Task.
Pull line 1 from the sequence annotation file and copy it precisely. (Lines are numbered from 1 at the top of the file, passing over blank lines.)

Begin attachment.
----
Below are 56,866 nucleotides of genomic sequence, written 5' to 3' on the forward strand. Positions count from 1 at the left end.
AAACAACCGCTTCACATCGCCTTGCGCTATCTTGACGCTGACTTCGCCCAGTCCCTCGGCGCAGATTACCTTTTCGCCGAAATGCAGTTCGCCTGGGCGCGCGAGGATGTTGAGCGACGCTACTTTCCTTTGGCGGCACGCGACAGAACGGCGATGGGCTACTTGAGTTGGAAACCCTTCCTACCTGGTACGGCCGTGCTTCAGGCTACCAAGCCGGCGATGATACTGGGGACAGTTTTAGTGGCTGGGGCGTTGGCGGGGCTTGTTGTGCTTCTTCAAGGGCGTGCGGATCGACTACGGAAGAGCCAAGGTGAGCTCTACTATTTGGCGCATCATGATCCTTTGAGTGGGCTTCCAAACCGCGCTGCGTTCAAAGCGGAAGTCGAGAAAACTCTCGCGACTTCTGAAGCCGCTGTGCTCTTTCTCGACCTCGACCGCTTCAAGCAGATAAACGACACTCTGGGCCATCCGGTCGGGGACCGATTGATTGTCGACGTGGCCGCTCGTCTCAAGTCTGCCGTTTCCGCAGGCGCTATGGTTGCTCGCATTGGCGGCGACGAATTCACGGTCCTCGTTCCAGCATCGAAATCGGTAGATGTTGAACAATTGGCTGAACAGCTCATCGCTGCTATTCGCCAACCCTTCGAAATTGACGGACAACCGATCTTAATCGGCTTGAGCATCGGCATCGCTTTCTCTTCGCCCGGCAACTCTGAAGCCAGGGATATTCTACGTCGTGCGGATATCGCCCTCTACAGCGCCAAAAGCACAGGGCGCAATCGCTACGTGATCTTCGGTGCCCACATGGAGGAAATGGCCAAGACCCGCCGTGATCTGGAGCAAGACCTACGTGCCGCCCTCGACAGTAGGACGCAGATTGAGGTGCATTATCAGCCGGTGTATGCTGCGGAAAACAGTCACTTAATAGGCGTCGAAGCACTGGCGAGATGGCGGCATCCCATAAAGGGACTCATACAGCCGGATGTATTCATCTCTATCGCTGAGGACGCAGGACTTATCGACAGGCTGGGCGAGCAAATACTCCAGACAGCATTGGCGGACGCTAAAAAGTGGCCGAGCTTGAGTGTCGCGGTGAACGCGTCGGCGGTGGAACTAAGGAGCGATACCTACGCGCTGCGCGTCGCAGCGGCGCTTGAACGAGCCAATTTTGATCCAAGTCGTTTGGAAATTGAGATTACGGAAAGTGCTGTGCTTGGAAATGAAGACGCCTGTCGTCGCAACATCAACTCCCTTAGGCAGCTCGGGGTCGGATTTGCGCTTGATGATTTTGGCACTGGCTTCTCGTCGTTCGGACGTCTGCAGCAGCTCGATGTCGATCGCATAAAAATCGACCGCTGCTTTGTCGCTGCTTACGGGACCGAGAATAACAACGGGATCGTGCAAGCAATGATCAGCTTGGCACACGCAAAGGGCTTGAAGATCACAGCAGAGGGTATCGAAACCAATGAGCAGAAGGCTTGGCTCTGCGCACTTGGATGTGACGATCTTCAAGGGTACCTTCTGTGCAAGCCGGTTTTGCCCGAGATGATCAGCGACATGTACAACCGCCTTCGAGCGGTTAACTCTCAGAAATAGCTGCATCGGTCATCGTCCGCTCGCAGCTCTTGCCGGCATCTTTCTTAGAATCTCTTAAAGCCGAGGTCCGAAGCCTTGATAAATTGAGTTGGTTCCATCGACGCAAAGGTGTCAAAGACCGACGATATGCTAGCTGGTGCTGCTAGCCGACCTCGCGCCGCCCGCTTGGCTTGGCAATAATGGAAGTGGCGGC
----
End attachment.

Below are 56,866 nucleotides of genomic sequence, written 5' to 3' on the forward strand. Positions count from 1 at the left end.